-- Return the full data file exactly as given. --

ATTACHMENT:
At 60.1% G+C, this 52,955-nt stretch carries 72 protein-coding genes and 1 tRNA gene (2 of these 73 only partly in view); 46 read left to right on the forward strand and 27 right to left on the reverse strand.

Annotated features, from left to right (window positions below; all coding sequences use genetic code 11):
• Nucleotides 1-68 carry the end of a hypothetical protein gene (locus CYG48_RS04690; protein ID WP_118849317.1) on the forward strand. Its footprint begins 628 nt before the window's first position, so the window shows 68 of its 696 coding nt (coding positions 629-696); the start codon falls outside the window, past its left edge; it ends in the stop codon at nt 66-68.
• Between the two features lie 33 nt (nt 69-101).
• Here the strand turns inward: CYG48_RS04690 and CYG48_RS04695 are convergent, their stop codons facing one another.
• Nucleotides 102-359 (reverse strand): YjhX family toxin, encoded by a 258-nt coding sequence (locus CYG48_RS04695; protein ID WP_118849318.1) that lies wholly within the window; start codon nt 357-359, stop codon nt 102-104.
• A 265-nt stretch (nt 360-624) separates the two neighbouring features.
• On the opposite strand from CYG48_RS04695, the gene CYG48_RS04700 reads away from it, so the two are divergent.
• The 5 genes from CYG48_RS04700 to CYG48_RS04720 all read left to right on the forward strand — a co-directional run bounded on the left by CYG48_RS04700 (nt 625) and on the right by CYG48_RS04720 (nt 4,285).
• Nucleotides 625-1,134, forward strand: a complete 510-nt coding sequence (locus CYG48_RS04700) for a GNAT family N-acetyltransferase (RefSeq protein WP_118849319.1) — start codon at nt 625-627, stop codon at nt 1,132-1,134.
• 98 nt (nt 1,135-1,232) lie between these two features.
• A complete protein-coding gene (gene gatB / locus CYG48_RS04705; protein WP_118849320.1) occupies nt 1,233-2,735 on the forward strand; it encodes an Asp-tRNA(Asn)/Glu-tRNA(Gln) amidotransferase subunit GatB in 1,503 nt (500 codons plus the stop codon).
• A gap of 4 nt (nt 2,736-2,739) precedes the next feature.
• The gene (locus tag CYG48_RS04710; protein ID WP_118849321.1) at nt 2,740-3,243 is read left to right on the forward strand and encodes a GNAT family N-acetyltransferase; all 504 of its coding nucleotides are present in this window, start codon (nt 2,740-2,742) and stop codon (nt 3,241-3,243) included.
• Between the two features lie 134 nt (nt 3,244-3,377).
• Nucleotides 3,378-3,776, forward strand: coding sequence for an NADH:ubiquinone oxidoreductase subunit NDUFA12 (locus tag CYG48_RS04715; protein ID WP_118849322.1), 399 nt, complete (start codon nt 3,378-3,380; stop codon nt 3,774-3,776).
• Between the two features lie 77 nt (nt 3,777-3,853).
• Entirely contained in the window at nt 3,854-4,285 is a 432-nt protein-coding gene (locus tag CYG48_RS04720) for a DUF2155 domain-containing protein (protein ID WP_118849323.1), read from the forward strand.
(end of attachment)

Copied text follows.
At 60.1% G+C, this 52,955-nt stretch carries 72 protein-coding genes and 1 tRNA gene (2 of these 73 only partly in view); 46 read left to right on the forward strand and 27 right to left on the reverse strand.

Annotated features, from left to right (window positions below; all coding sequences use genetic code 11):
• Nucleotides 1-68 carry the end of a hypothetical protein gene (locus CYG48_RS04690; protein ID WP_118849317.1) on the forward strand. Its footprint begins 628 nt before the window's first position, so the window shows 68 of its 696 coding nt (coding positions 629-696); the start codon falls outside the window, past its left edge; it ends in the stop codon at nt 66-68.
• Between the two features lie 33 nt (nt 69-101).
• Here the strand turns inward: CYG48_RS04690 and CYG48_RS04695 are convergent, their stop codons facing one another.
• Nucleotides 102-359 (reverse strand): YjhX family toxin, encoded by a 258-nt coding sequence (locus CYG48_RS04695; protein ID WP_118849318.1) that lies wholly within the window; start codon nt 357-359, stop codon nt 102-104.
• A 265-nt stretch (nt 360-624) separates the two neighbouring features.
• On the opposite strand from CYG48_RS04695, the gene CYG48_RS04700 reads away from it, so the two are divergent.
• The 5 genes from CYG48_RS04700 to CYG48_RS04720 all read left to right on the forward strand — a co-directional run bounded on the left by CYG48_RS04700 (nt 625) and on the right by CYG48_RS04720 (nt 4,285).
• Nucleotides 625-1,134, forward strand: a complete 510-nt coding sequence (locus CYG48_RS04700) for a GNAT family N-acetyltransferase (RefSeq protein WP_118849319.1) — start codon at nt 625-627, stop codon at nt 1,132-1,134.
• 98 nt (nt 1,135-1,232) lie between these two features.
• A complete protein-coding gene (gene gatB / locus CYG48_RS04705; protein WP_118849320.1) occupies nt 1,233-2,735 on the forward strand; it encodes an Asp-tRNA(Asn)/Glu-tRNA(Gln) amidotransferase subunit GatB in 1,503 nt (500 codons plus the stop codon).
• A gap of 4 nt (nt 2,736-2,739) precedes the next feature.
• The gene (locus tag CYG48_RS04710; protein ID WP_118849321.1) at nt 2,740-3,243 is read left to right on the forward strand and encodes a GNAT family N-acetyltransferase; all 504 of its coding nucleotides are present in this window, start codon (nt 2,740-2,742) and stop codon (nt 3,241-3,243) included.
• Between the two features lie 134 nt (nt 3,244-3,377).
• Nucleotides 3,378-3,776, forward strand: coding sequence for an NADH:ubiquinone oxidoreductase subunit NDUFA12 (locus tag CYG48_RS04715; protein ID WP_118849322.1), 399 nt, complete (start codon nt 3,378-3,380; stop codon nt 3,774-3,776).
• Between the two features lie 77 nt (nt 3,777-3,853).
• Entirely contained in the window at nt 3,854-4,285 is a 432-nt protein-coding gene (locus tag CYG48_RS04720) for a DUF2155 domain-containing protein (protein ID WP_118849323.1), read from the forward strand.